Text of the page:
Measles has been on the rise this past year. In 2018, measles cases were confirmed in 28 states, but on Aug. 1, 2019, 1172 cases of measles have been confirmed in 30 states. This is the greatest number of cases reported in the U.S. since 1992, and since measles was declared eliminated in 2000. As of August 1, 2019, 124 of the persons with measles this year were hospitalized, and 64 persons reported having complications, including pneumonia and encephalitis.
The majority of the measles cases (90 percent) are unvaccinated or have an unknown vaccination history. The good news is that there have not been any measles cases so far this year in North Dakota nor the surrounding states.
Measles is an acute viral illness with symptoms of fever, cough, runny nose, red watery eyes, and small, blue-red spots in the mouth followed by a rash. The rash spreads from the head to the trunk to the lower extremities. Measles is usually a mild or moderately severe illness. However, measles can lead to complications such as pneumonia, swelling of the brain, convulsions, deafness or intellectual disabilities, and even death. Symptoms usually appear 8 to 12 days after exposure but can occur as early as 7 days up to 21 days after exposure.
Measles is a highly contagious virus that lives in the nose and throat of an infected person. It can spread to others through coughing and sneezing. The measles virus can live for up to two hours in a room where the infected person has coughed or sneezed. If other people breathe the contaminated air or touch the infected surface and then touch their eyes, noses, or mouths, they can become infected. Measles is so contagious that if one person has it, up to 90 percent of the people close to that person who are not immune will also become infected. A person is able to spread the disease from four days before the first symptoms appear to four days after the appearance of the rash. Therefore, children or adults who are infected with the measles virus should be excluded from activities until four days after the rash appears. Unvaccinated persons should be vaccinated within 72 hours of exposure to provide some protection. Unvaccinated people should be excluded from all activities until the North Dakota Department of Health determines it is safe for them to return.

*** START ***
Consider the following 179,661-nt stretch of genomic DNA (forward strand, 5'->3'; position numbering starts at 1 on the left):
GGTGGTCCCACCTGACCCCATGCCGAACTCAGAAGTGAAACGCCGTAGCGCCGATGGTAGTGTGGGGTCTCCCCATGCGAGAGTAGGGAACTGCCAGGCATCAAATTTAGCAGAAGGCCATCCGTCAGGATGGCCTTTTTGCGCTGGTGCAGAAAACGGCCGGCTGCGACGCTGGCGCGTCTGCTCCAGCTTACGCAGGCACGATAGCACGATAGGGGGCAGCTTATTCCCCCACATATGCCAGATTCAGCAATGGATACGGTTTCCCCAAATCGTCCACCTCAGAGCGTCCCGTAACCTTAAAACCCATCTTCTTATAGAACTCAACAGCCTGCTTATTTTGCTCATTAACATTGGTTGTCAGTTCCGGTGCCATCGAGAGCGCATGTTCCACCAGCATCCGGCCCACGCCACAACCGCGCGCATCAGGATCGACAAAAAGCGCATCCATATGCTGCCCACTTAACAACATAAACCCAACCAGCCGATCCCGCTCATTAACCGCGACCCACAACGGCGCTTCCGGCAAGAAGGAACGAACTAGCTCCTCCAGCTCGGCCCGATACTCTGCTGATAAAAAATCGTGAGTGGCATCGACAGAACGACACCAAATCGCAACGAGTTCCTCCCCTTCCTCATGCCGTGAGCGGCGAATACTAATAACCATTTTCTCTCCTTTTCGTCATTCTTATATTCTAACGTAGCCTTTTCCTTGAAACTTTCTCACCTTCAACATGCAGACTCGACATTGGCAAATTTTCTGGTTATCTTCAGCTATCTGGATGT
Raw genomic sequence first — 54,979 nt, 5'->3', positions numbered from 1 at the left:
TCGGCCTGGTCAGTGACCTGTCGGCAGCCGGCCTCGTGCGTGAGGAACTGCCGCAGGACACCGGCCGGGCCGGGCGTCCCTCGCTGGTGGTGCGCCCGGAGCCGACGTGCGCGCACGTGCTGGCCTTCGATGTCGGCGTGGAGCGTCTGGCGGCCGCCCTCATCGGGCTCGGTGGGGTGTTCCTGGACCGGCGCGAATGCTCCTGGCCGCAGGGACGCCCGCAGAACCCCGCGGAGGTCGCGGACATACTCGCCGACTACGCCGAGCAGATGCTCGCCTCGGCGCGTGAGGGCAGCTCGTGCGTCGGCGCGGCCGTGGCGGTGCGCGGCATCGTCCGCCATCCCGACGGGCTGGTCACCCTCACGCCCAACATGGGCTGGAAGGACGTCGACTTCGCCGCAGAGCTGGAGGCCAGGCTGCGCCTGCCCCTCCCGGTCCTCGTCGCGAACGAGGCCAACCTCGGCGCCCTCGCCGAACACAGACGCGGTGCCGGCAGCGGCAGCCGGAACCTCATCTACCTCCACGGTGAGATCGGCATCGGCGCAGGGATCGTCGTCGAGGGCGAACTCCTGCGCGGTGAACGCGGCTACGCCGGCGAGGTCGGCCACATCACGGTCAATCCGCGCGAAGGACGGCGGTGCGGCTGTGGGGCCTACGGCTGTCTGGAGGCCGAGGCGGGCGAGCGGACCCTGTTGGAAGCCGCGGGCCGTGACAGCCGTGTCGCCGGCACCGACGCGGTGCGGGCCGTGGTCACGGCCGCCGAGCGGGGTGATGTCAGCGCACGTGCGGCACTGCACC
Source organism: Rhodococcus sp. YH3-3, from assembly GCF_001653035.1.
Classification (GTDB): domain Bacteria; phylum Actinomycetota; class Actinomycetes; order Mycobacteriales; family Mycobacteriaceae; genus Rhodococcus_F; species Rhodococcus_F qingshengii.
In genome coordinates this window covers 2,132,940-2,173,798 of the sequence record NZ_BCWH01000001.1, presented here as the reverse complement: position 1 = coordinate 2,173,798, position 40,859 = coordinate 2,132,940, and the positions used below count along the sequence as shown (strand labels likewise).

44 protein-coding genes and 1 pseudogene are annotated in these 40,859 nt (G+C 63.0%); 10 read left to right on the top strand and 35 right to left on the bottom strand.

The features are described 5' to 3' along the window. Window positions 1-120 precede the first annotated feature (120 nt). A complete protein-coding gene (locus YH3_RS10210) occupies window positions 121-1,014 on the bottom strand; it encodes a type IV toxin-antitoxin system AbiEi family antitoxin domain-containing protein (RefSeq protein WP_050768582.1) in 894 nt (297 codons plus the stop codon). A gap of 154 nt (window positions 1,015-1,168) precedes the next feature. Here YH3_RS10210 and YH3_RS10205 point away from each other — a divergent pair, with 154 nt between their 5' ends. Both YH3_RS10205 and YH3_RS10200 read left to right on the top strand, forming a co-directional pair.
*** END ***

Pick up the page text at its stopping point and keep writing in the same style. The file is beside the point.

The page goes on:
The Measles, Mumps, Rubella (MMR) vaccine is safe, even if given to persons who were previously vaccinated or had measles in the past. One dose of MMR vaccine is 93 percent effective against measles. Two doses of MMR vaccine are 97 percent effective against measles. All children between 12 and 15 months of age should be vaccinated with the first dose of MMR vaccine. A second dose of MMR is recommended at 4 to 6 years. Children are required to be fully immunized against measles in order to attend daycare centers, school, and colleges in North Dakota.
Most adults are at low risk for measles and need only one dose of the MMR vaccine. Certain adults are considered to be a high risk for either acquiring measles and/or transmitting the disease to vulnerable persons. High risk adults include college students, healthcare personnel, and international travelers. These adults are encouraged to have two doses the MMR vaccine. Some adults may already be immune to measles and do not need a MMR vaccine. Evidence of immunity includes birth before 1957, laboratory evidence of immunity, or laboratory confirmation of disease.
If you are wondering if you’re up-to-date with your measles vaccine, or would like a measles vaccine, call us at the health department at 701-642-7735.